Lagrangian mechanics - generalised coordinates question

• I
• curiousPep
In summary, you need to find the Lagrangian for the (symmetric) spinning top in terms of Euler angles.
curiousPep
I think I undeerstand Lagrangian mechanics but I have a question that will help to clarify some concepts.
Imagine I throw a pencil. For that I have 5 generalised coordinates (x,y,z and 2 rotational).
When I express Kinetic Energy (T) as:
$$T = 1/2m\dot{x^{2}}+1/2m\dot{y^{2}}+1/2m\dot{z^{2}} + I\dot{\theta^{2}} + I\dot{\phi^{2}}$$
and potential energy (V)
$$V=mgz$$
Then I use Lagrangian to find the EOM.
For x,y,z is fine but for $$\theta$$ and $$\phi$$ I have a question. I see how x,y,z can be a expressed as functions of $$\theta\;and\;\phi$$, but why should I do this. I mean in cases that something is less obvious, then I will get the wrong EOM.
Thank you, and I hope the latex code works.

You need double dollars or double hashes to delimit Latex here.

Im not sure I understand your question. A point particle has linear KE. A extended rigid body has linear KE of the CoM plus rotational KE of the body about the CoM. You have to know to consider both.

vanhees71
PeroK said:
You need double dollars or double hashes to delimit Latex here.

Im not sure I understand your question. A point particle has linear KE. A extended rigid body has linear KE of the CoM plus rotational KE of the body about the CoM. You have to know to consider both.
I will try to explain it better, cause I see it's a bit confusing.
When I have a rigid body like a pencil of length 2L, the generalized coordinates defined are x,y,z (COM relative to (0,0)) and
$$\theta, \phi$$ (Euler's angles).
However, x,y,z can be expressed as functions of $$\theta,\phi$$.
For example: $$x = X + Lsin\theta cos\phi$$. My question is that, why do I need to do this in oder to find the right EOM for $$\theta\;and\;\phi$$?
Or is this not needed?I mean in a more complex case the relationship mu not be that obvious, so I won't know if my EOM are right or not.

If ##(X, Y, Z)## are the coordinates of the CoM, then that's what you need for ##T##. The rotational motion involves the moment of inertia ##I##, which encapsulates the position of every point mass in the body in terms of calculating rotational KE.

Your ##x## above seems to be just the position of one end of the pencil!

The right degrees of freedom are the center-of-mass position components ##\vec{X}## and the three Euler angles for the rotation of the rigid body around this center of mass. So what you look for is the Lagrangian for the (symmetric) spinning top in terms of Euler angles. See, e.g.,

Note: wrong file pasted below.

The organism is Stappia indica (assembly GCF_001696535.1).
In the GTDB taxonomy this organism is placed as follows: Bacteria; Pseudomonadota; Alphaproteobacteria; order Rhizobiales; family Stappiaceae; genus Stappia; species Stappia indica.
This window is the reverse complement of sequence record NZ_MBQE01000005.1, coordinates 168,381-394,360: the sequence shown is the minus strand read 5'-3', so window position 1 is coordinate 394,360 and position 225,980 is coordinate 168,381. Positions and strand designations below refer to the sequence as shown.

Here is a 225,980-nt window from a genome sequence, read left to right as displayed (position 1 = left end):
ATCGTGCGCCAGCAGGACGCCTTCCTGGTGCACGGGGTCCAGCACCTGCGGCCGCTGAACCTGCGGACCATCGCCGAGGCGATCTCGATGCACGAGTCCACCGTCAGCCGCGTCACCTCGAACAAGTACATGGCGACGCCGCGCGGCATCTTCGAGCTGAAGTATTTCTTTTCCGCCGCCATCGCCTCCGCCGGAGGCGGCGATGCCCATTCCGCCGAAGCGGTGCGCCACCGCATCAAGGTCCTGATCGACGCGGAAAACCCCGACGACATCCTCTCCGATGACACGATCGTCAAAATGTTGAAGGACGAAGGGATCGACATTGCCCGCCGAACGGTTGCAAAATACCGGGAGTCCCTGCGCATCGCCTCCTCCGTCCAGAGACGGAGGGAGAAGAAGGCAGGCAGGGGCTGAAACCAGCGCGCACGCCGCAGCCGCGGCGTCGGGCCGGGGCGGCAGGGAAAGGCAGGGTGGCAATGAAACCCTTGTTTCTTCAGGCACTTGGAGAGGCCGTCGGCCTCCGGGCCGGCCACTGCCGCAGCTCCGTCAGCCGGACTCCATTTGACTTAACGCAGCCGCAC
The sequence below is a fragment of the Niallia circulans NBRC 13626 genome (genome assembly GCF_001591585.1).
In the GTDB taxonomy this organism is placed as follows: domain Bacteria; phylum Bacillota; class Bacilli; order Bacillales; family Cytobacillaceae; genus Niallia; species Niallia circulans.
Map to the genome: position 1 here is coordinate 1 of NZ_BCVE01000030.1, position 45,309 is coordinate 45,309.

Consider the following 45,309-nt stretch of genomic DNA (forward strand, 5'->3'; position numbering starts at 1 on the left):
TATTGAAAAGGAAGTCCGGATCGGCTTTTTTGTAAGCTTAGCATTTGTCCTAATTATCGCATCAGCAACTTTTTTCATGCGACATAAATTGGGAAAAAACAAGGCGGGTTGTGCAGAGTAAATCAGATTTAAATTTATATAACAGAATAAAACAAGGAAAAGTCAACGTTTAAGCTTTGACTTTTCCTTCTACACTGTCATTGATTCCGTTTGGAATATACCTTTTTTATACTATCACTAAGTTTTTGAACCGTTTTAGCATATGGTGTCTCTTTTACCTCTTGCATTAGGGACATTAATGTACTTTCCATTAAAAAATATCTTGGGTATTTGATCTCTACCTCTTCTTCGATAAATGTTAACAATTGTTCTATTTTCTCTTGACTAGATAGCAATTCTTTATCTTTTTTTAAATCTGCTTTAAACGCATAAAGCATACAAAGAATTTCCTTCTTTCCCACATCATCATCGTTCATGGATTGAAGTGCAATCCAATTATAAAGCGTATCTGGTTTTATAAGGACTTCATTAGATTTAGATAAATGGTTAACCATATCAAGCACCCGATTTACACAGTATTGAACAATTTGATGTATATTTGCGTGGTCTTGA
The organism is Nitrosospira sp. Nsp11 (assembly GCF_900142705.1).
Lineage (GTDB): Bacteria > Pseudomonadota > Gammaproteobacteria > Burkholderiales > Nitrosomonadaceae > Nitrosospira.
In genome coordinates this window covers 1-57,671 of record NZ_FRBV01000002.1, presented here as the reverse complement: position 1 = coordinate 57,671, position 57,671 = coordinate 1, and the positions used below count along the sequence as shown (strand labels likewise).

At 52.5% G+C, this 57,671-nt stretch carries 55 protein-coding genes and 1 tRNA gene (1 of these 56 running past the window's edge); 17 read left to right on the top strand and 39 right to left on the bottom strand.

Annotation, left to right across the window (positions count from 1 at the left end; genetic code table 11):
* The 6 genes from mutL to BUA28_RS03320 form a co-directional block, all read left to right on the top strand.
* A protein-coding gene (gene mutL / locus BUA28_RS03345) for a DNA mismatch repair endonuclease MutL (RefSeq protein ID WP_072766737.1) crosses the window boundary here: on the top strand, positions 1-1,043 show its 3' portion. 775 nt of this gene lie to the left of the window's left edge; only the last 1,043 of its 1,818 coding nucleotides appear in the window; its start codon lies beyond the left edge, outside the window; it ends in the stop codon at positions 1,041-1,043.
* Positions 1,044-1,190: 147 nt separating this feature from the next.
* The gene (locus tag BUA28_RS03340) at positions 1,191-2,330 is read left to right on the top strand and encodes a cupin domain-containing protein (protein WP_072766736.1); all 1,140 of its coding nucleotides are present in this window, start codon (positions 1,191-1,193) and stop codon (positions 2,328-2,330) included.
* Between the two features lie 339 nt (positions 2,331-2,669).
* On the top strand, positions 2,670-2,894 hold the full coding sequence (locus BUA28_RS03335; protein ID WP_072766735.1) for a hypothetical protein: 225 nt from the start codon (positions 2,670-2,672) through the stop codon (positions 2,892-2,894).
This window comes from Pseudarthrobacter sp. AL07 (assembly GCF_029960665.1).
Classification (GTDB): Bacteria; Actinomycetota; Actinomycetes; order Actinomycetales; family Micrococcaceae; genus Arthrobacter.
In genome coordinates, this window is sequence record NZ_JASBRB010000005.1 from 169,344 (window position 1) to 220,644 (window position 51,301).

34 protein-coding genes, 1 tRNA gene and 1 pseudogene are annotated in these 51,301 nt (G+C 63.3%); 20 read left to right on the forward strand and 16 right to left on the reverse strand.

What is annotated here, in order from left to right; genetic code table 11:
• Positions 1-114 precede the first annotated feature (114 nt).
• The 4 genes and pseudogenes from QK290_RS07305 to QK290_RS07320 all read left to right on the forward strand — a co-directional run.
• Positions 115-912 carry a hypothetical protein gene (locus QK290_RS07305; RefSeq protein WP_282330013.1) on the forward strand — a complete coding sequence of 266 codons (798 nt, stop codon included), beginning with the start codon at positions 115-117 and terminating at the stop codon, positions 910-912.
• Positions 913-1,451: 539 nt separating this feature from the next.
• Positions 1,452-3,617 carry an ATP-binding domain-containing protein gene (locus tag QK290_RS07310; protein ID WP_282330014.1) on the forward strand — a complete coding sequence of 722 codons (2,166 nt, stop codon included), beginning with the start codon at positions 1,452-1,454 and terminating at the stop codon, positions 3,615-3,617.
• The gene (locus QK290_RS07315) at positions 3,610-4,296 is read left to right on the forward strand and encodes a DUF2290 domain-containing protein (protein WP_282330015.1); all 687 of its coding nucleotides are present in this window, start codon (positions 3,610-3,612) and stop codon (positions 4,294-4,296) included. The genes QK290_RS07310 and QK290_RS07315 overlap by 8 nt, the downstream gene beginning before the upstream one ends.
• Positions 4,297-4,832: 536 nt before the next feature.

https://hepweb.ucsd.edu/ph110b/110b_notes/node36.html

To simplify the equations somewhat, you may neglect the rotation around the axis of the pencil, because the corresponding moment of inertia is small compared to that around any axis perpendicular to it, i.e., you may set ##I^{(3)}=0##.

wrobel

1. What is Lagrangian mechanics?

Lagrangian mechanics is a mathematical framework used to describe the motion of a system of particles or objects. It is based on the principle of least action, which states that the motion of a system is determined by minimizing the difference between its kinetic and potential energy.

2. What are generalised coordinates in Lagrangian mechanics?

Generalised coordinates are a set of independent variables that are used to describe the configuration of a system. They are chosen in such a way that they can uniquely determine the position of each particle in the system. These coordinates can be any variables that are convenient for describing the system, such as position, angle, or velocity.

3. How are generalised coordinates related to traditional Cartesian coordinates?

Generalised coordinates are related to traditional Cartesian coordinates through a mathematical transformation. This transformation allows us to express the position, velocity, and acceleration of a particle in terms of the generalised coordinates. By using generalised coordinates, we can simplify the equations of motion and make them easier to solve.

4. What is the significance of using generalised coordinates in Lagrangian mechanics?

Using generalised coordinates in Lagrangian mechanics allows us to describe the motion of a system in a more natural and convenient way. It also simplifies the equations of motion, making them easier to solve. In addition, generalised coordinates can be chosen based on the symmetries and constraints of the system, which can provide insight into the underlying physics.

5. Can Lagrangian mechanics be applied to any system?

Yes, Lagrangian mechanics can be applied to any system, as long as it satisfies the principle of least action. This includes systems with constraints, such as a pendulum or a rolling ball, as well as more complex systems with multiple particles and forces. Lagrangian mechanics is a powerful tool that has been applied to a wide range of physical systems, from simple mechanical systems to quantum field theory.

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